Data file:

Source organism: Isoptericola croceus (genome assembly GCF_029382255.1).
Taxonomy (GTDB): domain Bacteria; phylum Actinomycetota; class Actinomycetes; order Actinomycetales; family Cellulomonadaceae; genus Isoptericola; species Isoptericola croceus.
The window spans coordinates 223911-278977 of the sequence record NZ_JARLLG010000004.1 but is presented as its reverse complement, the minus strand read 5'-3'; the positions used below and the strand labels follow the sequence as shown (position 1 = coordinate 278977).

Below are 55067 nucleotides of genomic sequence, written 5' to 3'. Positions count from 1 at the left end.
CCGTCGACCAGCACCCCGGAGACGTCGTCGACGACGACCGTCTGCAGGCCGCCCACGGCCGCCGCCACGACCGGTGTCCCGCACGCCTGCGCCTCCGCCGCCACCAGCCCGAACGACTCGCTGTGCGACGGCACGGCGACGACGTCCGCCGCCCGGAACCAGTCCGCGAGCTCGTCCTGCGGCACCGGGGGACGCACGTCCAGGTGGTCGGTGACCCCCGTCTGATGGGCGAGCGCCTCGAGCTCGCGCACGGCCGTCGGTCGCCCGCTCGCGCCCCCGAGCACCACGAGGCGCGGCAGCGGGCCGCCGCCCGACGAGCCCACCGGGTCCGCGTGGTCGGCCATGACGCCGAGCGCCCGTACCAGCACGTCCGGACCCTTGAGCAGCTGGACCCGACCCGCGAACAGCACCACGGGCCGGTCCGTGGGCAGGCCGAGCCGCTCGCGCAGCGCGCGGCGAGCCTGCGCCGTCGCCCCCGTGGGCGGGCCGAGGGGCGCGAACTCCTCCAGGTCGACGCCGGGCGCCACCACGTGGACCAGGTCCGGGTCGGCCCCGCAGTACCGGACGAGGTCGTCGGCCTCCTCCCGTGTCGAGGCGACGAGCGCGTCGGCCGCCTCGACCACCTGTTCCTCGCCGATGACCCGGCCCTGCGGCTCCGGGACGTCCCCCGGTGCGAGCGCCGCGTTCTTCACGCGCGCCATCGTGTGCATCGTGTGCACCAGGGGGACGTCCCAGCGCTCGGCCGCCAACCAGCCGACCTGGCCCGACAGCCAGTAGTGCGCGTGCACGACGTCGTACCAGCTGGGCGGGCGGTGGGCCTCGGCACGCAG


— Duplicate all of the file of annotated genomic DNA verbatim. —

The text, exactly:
Source organism: Isoptericola croceus (genome assembly GCF_029382255.1).
Taxonomy (GTDB): domain Bacteria; phylum Actinomycetota; class Actinomycetes; order Actinomycetales; family Cellulomonadaceae; genus Isoptericola; species Isoptericola croceus.
The window spans coordinates 223911-278977 of the sequence record NZ_JARLLG010000004.1 but is presented as its reverse complement, the minus strand read 5'-3'; the positions used below and the strand labels follow the sequence as shown (position 1 = coordinate 278977).

Below are 55067 nucleotides of genomic sequence, written 5' to 3'. Positions count from 1 at the left end.
CCGTCGACCAGCACCCCGGAGACGTCGTCGACGACGACCGTCTGCAGGCCGCCCACGGCCGCCGCCACGACCGGTGTCCCGCACGCCTGCGCCTCCGCCGCCACCAGCCCGAACGACTCGCTGTGCGACGGCACGGCGACGACGTCCGCCGCCCGGAACCAGTCCGCGAGCTCGTCCTGCGGCACCGGGGGACGCACGTCCAGGTGGTCGGTGACCCCCGTCTGATGGGCGAGCGCCTCGAGCTCGCGCACGGCCGTCGGTCGCCCGCTCGCGCCCCCGAGCACCACGAGGCGCGGCAGCGGGCCGCCGCCCGACGAGCCCACCGGGTCCGCGTGGTCGGCCATGACGCCGAGCGCCCGTACCAGCACGTCCGGACCCTTGAGCAGCTGGACCCGACCCGCGAACAGCACCACGGGCCGGTCCGTGGGCAGGCCGAGCCGCTCGCGCAGCGCGCGGCGAGCCTGCGCCGTCGCCCCCGTGGGCGGGCCGAGGGGCGCGAACTCCTCCAGGTCGACGCCGGGCGCCACCACGTGGACCAGGTCCGGGTCGGCCCCGCAGTACCGGACGAGGTCGTCGGCCTCCTCCCGTGTCGAGGCGACGAGCGCGTCGGCCGCCTCGACCACCTGTTCCTCGCCGATGACCCGGCCCTGCGGCTCCGGGACGTCCCCCGGTGCGAGCGCCGCGTTCTTCACGCGCGCCATCGTGTGCATCGTGTGCACCAGGGGGACGTCCCAGCGCTCGGCCGCCAACCAGCCGACCTGGCCCGACAGCCAGTAGTGCGCGTGCACGACGTCGTACCAGCTGGGCGGGCGGTGGGCCTCGGCACGCAG